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United States v. Lynn

United States District Court, D. Oregon

April 7, 2014

UNITED STATES OF AMERICA, Plaintiff,
v.
MARK ALBERT LYNN, Defendant.

S. AMANDA MARSHALL, United States Attorney, JOHN C. LAING, Assistant United States Attorney, Portland, OR, Attorneys for Plaintiff.

STEVEN T. WAX, Federal Public Defender. SUSAN A. RUSSELL, Assistant Federal Public Defender. Portland, OR, Attorneys for Defendant.

FINDINGS OF FACT AND ORDER

ANNA J. BROWN, District Judge.

This matter comes before the Court on Defendant's Motion (#35) to Suppress Evidence and Statements by which Defendant seeks to suppress, among other things, evidence seized during a search of his vehicle as part of a traffic stop made during a time that Defendant's vehicular movements were monitored pursuant to a state warrant authorizing GPS monitoring in Oregon.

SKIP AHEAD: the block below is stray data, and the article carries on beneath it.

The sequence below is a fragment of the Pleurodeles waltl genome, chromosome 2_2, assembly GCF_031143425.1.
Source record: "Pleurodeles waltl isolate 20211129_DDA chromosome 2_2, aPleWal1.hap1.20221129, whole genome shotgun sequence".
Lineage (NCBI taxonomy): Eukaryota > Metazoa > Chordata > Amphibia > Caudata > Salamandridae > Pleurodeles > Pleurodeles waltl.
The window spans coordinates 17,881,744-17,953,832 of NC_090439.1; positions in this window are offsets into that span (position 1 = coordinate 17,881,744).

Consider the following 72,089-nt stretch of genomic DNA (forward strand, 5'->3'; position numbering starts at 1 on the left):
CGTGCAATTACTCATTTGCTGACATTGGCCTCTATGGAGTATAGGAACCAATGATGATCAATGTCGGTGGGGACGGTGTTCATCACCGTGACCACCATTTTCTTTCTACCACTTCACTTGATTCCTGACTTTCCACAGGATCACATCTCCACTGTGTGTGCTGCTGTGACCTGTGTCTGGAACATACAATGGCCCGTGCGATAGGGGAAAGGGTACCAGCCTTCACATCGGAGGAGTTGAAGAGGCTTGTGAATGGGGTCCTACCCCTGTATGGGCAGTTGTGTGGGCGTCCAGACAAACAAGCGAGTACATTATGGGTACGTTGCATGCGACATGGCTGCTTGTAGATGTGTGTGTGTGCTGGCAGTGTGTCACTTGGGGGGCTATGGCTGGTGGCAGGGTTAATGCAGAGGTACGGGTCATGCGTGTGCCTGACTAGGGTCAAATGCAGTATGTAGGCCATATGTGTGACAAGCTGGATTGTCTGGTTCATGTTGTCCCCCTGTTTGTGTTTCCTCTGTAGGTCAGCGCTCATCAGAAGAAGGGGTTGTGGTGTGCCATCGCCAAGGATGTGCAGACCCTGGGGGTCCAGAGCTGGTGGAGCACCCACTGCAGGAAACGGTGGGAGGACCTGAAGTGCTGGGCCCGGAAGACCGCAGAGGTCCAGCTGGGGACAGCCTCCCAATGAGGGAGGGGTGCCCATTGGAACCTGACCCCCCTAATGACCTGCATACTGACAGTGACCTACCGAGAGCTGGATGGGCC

On January 24, 2014, the Court conducted a hearing regarding Defendant's Motion (#26) to Compel Production at which time the Court received testimony from Detective Randy Ogle of the Oregon State Police (OSP) that is also pertinent to the Motion to Suppress.[1]

On March 17, 2014, the Court conducted an additional evidentiary hearing, received documentary evidence, and heard testimony from Detective Adam Michael Dean of the McMinnville Police Department, Sergeant Kaipo Raiser of OSP, Sergeant Christopher Troy Ray of the Yamhill County Sheriff's Office, and Det. Ogle regarding Defendant's Motion to Suppress. In particular, the Court received into evidence cellular telephone records of calls between the officers, records of tracking information from the GPS mobile tracking device installed on Defendant's vehicle, records indicating when the officers viewed the GPS tracking information on the dates in question, and photographic and video evidence.

The Court makes the following Findings of Fact in order to better frame the legal arguments as to the Conclusions of Law that the parties contend the Court should make on the record of Defendant's Motion to Suppress.